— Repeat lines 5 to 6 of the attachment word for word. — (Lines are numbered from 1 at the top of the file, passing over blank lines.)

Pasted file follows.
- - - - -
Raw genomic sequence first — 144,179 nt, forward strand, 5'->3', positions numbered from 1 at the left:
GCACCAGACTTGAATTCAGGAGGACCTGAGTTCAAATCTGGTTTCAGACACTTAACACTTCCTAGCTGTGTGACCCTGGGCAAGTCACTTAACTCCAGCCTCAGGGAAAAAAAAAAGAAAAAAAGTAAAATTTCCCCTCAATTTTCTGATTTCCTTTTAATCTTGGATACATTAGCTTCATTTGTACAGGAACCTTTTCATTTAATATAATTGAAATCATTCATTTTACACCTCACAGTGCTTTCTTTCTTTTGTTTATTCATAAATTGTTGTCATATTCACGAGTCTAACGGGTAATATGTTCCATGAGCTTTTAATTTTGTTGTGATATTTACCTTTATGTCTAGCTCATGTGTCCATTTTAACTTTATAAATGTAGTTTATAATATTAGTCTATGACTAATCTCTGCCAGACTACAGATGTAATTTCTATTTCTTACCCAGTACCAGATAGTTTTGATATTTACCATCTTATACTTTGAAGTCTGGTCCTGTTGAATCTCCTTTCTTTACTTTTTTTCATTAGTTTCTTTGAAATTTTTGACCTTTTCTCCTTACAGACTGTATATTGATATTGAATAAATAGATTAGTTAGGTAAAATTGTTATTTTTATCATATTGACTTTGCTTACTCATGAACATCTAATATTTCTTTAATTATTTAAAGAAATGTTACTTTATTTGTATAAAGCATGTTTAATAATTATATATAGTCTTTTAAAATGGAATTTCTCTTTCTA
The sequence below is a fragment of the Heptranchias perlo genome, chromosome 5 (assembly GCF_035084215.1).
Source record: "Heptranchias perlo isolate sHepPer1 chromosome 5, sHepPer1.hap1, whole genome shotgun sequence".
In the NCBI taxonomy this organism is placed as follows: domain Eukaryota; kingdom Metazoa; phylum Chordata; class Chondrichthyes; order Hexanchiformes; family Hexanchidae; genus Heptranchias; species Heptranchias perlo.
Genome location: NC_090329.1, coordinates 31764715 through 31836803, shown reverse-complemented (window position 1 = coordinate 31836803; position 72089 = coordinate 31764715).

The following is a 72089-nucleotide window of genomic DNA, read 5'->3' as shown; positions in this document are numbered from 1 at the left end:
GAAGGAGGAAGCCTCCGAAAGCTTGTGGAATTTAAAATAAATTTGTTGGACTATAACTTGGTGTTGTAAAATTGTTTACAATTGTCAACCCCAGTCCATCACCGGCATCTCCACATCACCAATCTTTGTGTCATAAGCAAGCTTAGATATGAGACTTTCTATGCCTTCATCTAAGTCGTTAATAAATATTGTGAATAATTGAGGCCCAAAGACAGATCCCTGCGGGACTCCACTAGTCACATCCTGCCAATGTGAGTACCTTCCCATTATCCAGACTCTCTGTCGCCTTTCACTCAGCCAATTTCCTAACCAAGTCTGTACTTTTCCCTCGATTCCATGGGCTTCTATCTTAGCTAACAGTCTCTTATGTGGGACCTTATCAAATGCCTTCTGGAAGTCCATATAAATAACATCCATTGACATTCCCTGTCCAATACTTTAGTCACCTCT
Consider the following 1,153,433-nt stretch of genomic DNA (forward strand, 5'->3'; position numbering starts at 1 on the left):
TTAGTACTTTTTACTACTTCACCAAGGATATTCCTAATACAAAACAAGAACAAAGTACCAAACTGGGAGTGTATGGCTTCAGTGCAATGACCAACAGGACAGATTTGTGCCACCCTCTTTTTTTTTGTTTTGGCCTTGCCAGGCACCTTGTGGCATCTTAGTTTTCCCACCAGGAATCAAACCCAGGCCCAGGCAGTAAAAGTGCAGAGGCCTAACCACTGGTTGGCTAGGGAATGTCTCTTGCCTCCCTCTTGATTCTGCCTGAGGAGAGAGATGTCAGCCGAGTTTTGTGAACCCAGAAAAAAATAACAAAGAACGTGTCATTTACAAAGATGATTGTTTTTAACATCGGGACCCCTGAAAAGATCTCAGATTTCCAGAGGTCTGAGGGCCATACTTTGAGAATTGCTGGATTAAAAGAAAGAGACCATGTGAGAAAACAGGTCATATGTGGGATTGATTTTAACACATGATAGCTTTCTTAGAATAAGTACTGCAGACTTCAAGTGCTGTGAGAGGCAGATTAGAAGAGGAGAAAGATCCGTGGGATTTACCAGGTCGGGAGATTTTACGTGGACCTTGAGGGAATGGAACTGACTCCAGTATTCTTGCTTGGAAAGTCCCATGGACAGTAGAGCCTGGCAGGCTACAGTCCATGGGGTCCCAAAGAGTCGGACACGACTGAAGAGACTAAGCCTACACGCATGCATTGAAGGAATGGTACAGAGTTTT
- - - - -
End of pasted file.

In the NCBI taxonomy this organism is placed as follows: domain Eukaryota; kingdom Metazoa; phylum Chordata; class Chondrichthyes; order Hexanchiformes; family Hexanchidae; genus Heptranchias; species Heptranchias perlo.
Genome location: NC_090329.1, coordinates 31764715 through 31836803, shown reverse-complemented (window position 1 = coordinate 31836803; position 72089 = coordinate 31764715).